The air traffic controllers' rumor mill is one of the best, powered by a communications network second only to that of the Pentagon.

The word on the rumor mill is that longtime controller Ed Dishart, who works at the FAA center in Leesburg, Va., has really been hounded since he told CBS television recently that the FAA wants "to bring these new controllers on board too fast."

"That's just not so," Dishart said later. "I expected the FAA to say something, but I haven't heard a thing."

That may be because of the FAA's new interest in listening to controllers and keeping them happy. Administrator J. Lynn Helms said, "I don't think there's any question in anybody's mind that I'm serious" about improving employe-management relations.

A 1970 study group and another appointed after the Professional Air Traffic Controllers Organization strike in 1981, reported that FAA management's relationship with its controllers was dreadful and led to slowdowns and strikes. Both reports irritated the managers.

"I had some problems with the Jones report," the most recent study, said Louis Pol, chief of the regional air traffic control center in Islip, N.Y. "There was too much emphasis on facility managers being the cause of the strike. I don't think there was enough emphasis on the times, on the Vietnam war veterans among the controllers and the fact that disobedience was the standard."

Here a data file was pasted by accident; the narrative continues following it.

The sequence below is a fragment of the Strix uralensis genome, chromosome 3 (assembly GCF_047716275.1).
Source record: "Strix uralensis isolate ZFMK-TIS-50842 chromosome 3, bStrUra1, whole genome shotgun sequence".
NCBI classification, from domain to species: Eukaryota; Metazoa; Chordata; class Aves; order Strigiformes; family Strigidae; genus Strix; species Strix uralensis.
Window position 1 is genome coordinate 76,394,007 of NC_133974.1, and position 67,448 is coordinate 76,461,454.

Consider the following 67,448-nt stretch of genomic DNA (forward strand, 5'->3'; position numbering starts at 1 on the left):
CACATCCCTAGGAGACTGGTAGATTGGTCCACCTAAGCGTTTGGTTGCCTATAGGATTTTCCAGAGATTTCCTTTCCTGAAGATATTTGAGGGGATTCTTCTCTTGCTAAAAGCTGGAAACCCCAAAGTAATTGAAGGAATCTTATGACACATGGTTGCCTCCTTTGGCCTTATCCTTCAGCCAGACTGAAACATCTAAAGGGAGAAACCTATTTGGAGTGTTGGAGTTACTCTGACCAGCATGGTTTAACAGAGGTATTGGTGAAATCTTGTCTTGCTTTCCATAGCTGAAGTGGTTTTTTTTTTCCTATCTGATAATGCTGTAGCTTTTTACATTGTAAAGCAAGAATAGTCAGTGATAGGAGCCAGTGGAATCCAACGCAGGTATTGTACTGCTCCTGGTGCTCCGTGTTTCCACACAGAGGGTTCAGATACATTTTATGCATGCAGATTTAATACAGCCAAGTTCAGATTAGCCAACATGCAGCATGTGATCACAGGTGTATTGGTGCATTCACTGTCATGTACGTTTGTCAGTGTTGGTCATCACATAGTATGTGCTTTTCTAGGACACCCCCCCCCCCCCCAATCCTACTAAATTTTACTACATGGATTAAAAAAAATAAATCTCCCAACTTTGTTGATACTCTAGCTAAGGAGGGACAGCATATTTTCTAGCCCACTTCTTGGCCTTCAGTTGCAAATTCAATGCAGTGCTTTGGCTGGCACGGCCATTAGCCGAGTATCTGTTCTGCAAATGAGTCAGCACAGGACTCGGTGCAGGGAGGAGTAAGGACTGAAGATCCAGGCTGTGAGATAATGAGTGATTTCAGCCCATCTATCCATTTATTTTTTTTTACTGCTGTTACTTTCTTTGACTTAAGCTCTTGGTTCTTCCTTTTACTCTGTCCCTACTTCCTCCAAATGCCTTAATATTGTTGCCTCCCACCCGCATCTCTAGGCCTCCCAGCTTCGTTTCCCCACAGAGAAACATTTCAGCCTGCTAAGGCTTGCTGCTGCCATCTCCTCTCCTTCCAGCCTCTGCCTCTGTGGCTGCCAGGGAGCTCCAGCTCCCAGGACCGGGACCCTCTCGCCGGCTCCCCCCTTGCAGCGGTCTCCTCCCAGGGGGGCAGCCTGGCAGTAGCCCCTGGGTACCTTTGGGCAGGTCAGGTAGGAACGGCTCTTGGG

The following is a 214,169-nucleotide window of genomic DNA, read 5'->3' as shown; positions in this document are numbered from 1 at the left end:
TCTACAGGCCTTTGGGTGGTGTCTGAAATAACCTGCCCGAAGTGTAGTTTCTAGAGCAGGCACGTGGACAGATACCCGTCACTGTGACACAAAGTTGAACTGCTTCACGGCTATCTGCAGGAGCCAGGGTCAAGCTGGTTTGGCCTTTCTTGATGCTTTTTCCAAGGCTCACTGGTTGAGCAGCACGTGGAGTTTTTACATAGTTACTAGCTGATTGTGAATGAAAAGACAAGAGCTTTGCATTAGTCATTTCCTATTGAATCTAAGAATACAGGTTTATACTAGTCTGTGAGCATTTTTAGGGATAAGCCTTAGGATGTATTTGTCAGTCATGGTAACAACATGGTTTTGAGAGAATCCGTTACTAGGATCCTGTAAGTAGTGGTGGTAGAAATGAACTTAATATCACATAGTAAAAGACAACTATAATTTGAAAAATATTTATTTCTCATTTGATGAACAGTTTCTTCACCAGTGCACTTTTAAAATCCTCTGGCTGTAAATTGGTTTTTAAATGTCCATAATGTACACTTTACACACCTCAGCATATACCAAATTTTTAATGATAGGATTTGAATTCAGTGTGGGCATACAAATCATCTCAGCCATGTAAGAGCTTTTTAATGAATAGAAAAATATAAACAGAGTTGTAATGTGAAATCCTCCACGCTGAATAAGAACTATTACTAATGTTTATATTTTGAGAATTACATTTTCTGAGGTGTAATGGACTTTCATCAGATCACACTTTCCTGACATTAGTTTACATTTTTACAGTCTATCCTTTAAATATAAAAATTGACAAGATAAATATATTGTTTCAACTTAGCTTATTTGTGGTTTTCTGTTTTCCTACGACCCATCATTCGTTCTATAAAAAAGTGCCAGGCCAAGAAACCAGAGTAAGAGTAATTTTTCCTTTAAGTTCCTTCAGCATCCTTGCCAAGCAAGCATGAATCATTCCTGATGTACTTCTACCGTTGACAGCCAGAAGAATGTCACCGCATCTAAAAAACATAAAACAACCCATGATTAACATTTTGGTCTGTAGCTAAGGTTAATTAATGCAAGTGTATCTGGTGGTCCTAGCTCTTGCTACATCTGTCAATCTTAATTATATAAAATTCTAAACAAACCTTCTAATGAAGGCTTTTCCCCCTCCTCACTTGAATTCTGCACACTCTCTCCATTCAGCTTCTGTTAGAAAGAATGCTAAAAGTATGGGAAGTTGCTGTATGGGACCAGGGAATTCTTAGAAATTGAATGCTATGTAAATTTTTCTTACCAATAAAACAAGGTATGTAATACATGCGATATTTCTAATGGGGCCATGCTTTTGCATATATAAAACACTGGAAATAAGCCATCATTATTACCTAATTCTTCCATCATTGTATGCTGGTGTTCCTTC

The Jones report is named for Lawrence Jones, a human relations consultant who headed the task force that studied the FAA after the 1981 strike. Jones reported recently to Transportation Secretary Elizabeth Hanford Dole and Helms that he is "favorably impressed" with the progress the FAA has made to date.

That analysis was based, Jones said later, on a visit to Washington. It is premature, he said, to expect significant progress in the field.

"My view would be," he said, that "if things proceed, this coming spring and summer will be the worst time they will have" in the years-long process of training replacements for thousands of fired controllers. "Traffic is building. They've got all these trainees, and the first wave of trainees is going to have a high washout rate. So it's going to be tough."

Nonetheless, Jones said, "I think I am more optimistic, rather than optimistic. We're delighted" that the FAA seems "to be recognizing there's a real problem to be solved which will take real change to occur."

Human relations specialists have been hired at each of the FAA's nine regional offices, and facility managers are preparing human relations programs. Employe advisory boards and human relations committees are being established in every FAA facility, and Helms is pushing middle managers to recognize that problems such as the PATCO strike do not happen twice without something being wrong.

"We have to give controllers avenues to be heard," Pol said. He finds himself meeting with controllers and human relations committees. "In my opinion, the easiest way to deal is with a union, with one person, the union representative. It's more difficult to manage" through committees and meetings, he said, and "it's more of a challenge."

The typical air traffic controller, said Robert A. Frink, deputy chief of the O'Hare airport tower, "is used to seeing instant results. He tells an airplane to turn, it turns. He doesn't understand three-year budget cycles and, if he's told there will be a pay raise and then months go by without one , he gets angry."